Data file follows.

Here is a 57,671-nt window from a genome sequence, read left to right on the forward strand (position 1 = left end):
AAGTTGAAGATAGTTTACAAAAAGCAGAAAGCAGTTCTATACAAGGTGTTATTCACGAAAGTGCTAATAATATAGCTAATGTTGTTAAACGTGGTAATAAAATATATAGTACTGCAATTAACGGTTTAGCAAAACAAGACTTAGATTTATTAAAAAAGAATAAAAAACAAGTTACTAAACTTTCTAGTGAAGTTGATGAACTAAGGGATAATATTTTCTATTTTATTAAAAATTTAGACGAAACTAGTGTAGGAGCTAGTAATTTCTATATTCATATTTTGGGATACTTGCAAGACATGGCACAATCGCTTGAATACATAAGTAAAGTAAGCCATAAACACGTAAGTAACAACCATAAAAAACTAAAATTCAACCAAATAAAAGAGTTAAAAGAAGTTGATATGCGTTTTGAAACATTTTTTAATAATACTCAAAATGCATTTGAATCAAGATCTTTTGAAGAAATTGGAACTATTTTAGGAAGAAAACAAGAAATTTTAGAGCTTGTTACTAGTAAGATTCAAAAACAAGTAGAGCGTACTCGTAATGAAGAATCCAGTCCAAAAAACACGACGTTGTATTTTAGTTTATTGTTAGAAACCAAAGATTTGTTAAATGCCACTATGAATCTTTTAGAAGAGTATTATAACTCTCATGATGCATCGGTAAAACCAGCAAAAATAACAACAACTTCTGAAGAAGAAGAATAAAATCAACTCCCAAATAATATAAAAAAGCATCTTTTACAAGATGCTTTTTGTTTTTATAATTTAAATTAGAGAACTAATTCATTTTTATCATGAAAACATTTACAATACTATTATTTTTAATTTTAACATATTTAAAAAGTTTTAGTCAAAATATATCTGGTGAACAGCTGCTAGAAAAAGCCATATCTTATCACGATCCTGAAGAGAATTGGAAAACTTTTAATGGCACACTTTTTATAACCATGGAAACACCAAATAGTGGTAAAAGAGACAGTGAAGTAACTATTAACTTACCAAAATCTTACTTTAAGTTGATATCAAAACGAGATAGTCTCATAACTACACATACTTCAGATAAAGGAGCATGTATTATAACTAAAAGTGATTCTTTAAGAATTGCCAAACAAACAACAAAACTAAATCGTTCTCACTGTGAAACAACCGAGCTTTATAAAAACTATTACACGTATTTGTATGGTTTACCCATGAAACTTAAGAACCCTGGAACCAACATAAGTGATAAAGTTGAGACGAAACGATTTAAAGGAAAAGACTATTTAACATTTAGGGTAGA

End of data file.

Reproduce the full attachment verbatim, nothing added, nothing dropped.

Here is a 57,671-nt window from a genome sequence, read left to right on the forward strand (position 1 = left end):
AAGTTGAAGATAGTTTACAAAAAGCAGAAAGCAGTTCTATACAAGGTGTTATTCACGAAAGTGCTAATAATATAGCTAATGTTGTTAAACGTGGTAATAAAATATATAGTACTGCAATTAACGGTTTAGCAAAACAAGACTTAGATTTATTAAAAAAGAATAAAAAACAAGTTACTAAACTTTCTAGTGAAGTTGATGAACTAAGGGATAATATTTTCTATTTTATTAAAAATTTAGACGAAACTAGTGTAGGAGCTAGTAATTTCTATATTCATATTTTGGGATACTTGCAAGACATGGCACAATCGCTTGAATACATAAGTAAAGTAAGCCATAAACACGTAAGTAACAACCATAAAAAACTAAAATTCAACCAAATAAAAGAGTTAAAAGAAGTTGATATGCGTTTTGAAACATTTTTTAATAATACTCAAAATGCATTTGAATCAAGATCTTTTGAAGAAATTGGAACTATTTTAGGAAGAAAACAAGAAATTTTAGAGCTTGTTACTAGTAAGATTCAAAAACAAGTAGAGCGTACTCGTAATGAAGAATCCAGTCCAAAAAACACGACGTTGTATTTTAGTTTATTGTTAGAAACCAAAGATTTGTTAAATGCCACTATGAATCTTTTAGAAGAGTATTATAACTCTCATGATGCATCGGTAAAACCAGCAAAAATAACAACAACTTCTGAAGAAGAAGAATAAAATCAACTCCCAAATAATATAAAAAAGCATCTTTTACAAGATGCTTTTTGTTTTTATAATTTAAATTAGAGAACTAATTCATTTTTATCATGAAAACATTTACAATACTATTATTTTTAATTTTAACATATTTAAAAAGTTTTAGTCAAAATATATCTGGTGAACAGCTGCTAGAAAAAGCCATATCTTATCACGATCCTGAAGAGAATTGGAAAACTTTTAATGGCACACTTTTTATAACCATGGAAACACCAAATAGTGGTAAAAGAGACAGTGAAGTAACTATTAACTTACCAAAATCTTACTTTAAGTTGATATCAAAACGAGATAGTCTCATAACTACACATACTTCAGATAAAGGAGCATGTATTATAACTAAAAGTGATTCTTTAAGAATTGCCAAACAAACAACAAAACTAAATCGTTCTCACTGTGAAACAACCGAGCTTTATAAAAACTATTACACGTATTTGTATGGTTTACCCATGAAACTTAAGAACCCTGGAACCAACATAAGTGATAAAGTTGAGACGAAACGATTTAAAGGAAAAGACTATTTAACATTTAGGGTAGA